The unfortunate thing about the Masters of Horror series is that the majority of the episodes just aren't that good, coming off more like the work of amateurs than the work of seasoned veterans who have brought us some of the best horror films in recent memory.  Season 2's 'We All Scream For Ice Cream' is a bit of an exception, managing to be a fairly entertaining installment that's more enjoyable than most.  Directed by Child's Play/Fright Night's Tom Holland and starring William Forsythe as a killer ice cream man who also happens to be a clown, this take on John Farris' short story is in my opinion worth a watch, a fun little throwback to the days when horror was allowed to be cheesy and filled with poor dialogue without being criticized or analyzed too much.  Oh, those were the days.

The campy premise, at times reminiscent of Stephen King's IT, is totally off the wall and fun.  Story goes that many years prior to the events of the episode, a group of friends accidentally killed the stuttering and slightly mentally challenged neighborhood ice cream man (Buster), the result of a prank (masterminded by a bully who grows up to be a reject from a Rob Zombie movie) gone horribly wrong.  Years later, when the only member of the group who had moved away from home returns back to town, the men begin dropping like flies, which eventually leads to the revelation that the chilly spirit of the ice cream man has driven back into town for several big ole scoops of revenge.  Not satisfied with merely stalking and slashing his victims, Buster instead uses human shaped ice cream pops as voodoo dolls of sorts which, when consumed by the town's children, melt the parents who wronged him into sticky and gooey piles of ice cream gore.  Me gusto.  As usual, William Forsythe is highly impressive as the sympathetic and evil clown. Despite some pretty generic and somewhat lame killer clown makeup that looks more like a cheap Halloween mask than the work of KNB (perhaps that was the idea?), Forsythe's talents shine through the grease paint and elevate the episode to a much higher level than it would've ever reached without him.

All in all, 'We All Scream For Ice Cream' rises past its shortcomings and ultimately ends up being an entertaining time killer thanks to the talents of its director and star, the former of which seems to thankfully for us remain stuck in the more fun and carefree decade that he made his greatest films in.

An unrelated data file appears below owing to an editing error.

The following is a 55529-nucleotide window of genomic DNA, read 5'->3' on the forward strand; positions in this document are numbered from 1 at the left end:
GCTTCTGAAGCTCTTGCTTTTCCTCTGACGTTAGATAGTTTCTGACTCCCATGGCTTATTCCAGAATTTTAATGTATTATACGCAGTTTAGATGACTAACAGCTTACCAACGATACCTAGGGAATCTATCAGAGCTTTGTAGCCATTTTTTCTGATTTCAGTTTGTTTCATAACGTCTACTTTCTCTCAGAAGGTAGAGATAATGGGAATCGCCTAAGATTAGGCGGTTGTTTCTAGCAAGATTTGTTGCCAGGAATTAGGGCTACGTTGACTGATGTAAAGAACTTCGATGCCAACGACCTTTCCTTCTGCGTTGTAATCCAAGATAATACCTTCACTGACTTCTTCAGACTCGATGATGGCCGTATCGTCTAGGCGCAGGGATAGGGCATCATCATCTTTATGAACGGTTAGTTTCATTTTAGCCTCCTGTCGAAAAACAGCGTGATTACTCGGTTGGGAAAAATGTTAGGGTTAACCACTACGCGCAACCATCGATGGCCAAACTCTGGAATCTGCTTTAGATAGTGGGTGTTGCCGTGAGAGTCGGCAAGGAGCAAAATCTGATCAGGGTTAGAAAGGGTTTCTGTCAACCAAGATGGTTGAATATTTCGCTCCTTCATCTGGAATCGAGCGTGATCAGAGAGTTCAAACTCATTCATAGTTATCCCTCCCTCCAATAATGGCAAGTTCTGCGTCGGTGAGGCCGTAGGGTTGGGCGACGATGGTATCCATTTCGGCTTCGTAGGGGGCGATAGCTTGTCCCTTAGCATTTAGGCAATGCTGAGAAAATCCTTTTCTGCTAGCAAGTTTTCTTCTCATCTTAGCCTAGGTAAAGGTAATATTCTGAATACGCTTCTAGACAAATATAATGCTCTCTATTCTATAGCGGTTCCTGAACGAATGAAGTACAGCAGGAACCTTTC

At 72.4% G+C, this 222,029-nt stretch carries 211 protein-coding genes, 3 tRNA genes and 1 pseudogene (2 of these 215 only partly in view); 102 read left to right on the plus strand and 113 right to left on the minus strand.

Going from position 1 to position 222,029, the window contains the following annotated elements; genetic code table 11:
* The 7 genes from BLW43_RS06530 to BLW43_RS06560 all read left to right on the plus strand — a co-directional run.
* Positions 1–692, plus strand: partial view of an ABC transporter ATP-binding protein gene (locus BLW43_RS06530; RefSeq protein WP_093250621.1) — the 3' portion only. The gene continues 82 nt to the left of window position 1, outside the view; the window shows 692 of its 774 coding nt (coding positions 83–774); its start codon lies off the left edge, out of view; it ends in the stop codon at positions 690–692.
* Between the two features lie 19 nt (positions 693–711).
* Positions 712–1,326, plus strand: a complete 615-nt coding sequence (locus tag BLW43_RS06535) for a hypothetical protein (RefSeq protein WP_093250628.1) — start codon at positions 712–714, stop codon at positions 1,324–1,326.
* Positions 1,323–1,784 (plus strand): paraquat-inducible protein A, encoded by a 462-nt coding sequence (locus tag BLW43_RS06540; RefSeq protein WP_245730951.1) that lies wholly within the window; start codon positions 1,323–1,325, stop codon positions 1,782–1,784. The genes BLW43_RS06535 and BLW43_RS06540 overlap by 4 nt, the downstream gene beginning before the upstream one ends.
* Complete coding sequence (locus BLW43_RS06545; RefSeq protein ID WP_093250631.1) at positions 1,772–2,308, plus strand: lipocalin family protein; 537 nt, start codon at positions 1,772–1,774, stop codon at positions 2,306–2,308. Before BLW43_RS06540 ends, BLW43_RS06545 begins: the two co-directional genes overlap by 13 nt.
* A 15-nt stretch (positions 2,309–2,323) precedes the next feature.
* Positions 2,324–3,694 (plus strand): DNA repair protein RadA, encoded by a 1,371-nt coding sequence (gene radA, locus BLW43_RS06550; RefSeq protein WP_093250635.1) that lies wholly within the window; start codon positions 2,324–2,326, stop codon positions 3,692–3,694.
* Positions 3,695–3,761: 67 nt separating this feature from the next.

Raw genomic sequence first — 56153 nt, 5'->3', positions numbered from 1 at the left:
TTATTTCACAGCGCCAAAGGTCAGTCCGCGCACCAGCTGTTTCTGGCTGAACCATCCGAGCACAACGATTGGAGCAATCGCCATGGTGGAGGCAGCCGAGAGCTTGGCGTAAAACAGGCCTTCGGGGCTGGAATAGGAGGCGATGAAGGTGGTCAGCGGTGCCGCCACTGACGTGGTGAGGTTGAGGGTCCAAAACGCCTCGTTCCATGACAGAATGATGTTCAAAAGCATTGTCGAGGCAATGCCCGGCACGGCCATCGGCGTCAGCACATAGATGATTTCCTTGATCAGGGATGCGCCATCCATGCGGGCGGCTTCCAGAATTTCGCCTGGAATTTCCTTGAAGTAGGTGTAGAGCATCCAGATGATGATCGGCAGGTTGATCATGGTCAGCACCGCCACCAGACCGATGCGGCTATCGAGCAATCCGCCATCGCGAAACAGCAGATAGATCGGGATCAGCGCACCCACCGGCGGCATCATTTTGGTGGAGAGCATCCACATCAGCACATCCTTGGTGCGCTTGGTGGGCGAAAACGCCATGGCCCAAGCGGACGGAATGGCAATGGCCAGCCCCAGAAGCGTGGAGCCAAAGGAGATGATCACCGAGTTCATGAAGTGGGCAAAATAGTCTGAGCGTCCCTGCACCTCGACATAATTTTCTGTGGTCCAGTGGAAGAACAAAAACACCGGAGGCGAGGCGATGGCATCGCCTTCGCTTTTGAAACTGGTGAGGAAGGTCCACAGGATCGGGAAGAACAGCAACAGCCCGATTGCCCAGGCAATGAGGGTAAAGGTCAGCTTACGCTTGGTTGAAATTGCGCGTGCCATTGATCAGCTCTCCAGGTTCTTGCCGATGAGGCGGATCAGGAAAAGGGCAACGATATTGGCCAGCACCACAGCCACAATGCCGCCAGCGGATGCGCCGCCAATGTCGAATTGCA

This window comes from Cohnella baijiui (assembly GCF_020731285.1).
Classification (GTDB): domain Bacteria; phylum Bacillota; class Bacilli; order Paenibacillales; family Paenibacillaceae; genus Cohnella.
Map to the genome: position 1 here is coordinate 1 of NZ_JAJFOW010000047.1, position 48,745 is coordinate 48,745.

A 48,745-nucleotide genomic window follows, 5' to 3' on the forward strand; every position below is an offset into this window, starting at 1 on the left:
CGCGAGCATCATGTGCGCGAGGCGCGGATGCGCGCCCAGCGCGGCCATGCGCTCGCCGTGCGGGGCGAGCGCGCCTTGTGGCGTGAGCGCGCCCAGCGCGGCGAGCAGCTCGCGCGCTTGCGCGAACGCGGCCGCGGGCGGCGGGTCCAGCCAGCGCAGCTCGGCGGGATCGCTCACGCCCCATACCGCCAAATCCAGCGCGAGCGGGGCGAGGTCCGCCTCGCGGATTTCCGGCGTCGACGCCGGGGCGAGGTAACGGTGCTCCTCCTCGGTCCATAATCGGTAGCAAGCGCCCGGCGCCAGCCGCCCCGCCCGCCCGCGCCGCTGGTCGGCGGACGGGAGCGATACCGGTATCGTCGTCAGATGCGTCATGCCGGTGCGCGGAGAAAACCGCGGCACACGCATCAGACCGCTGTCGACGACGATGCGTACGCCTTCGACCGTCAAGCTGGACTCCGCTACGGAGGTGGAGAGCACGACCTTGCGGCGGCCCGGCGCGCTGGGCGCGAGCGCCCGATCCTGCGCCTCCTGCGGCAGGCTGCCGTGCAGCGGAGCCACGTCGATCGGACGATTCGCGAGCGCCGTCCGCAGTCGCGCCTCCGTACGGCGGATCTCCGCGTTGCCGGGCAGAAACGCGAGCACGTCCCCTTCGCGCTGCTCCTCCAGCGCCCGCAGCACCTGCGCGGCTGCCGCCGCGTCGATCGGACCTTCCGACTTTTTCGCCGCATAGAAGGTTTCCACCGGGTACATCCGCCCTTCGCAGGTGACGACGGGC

Alternatively titled Hot Blood Sundae when it's actually putting forth some effort to get you to want to watch it, Ice Scream : The Remix is a remake of a 1997 Conrad Brooks (he played a cop in Plan 9 From Outer Space) film titled, naturally, Ice Scream.  The original is long out of print and seems to be pretty difficult to track down so I've never been able to see it but from the clips I've checked out, it doesn't look like I'm missing much.  In any event, The Remix has exactly the same plot as its original, focusing on a sleazy ice cream shop owner who exploits his sexy female employees and makes them shill ice cream with salacious names like Orgasm Orange and Peppermint Panties.  The girls begin to get killed off one by one, yadda yadda.  Hoping to coast by on nothing more than the good looks of its porn star cast, the flick attempts to deliver sex appeal alongside horror and humor but manages to fail miserably at delivering all three.  Quite frankly, the only reason I'm even mentioning this movie is because I wanted this article to be as complete as possible and to show that even a combination of two of the best things on earth, horror and ice cream, can be totally inedible.  This one most certainly is.
 1) Now that over 15 years have passed since the release of Ice Cream Man, what are your thoughts on the film looking back?

CLINT : Well listen, it's a classic B movie.  Even while we were making it, we had our tongues firmly planted in our cheeks.  We knew that we were not playing for keeps, that it was kooky.  It's certainly not my best work, but it's certainly not my worst.  In many areas it's really awful, but I certainly enjoy it and I understand why people get a kick out of it.  So for that I'm grateful that I had the opportunity and I'm proud that I was the ice cream man, no bullshit.  I really truly did have a blast making the movie.  There were so many wonderful memories about making it that, regardless of the reality of it being another Clint Howard B-movie, it ranks right up there in my top experiences of being in the industry. It honestly does.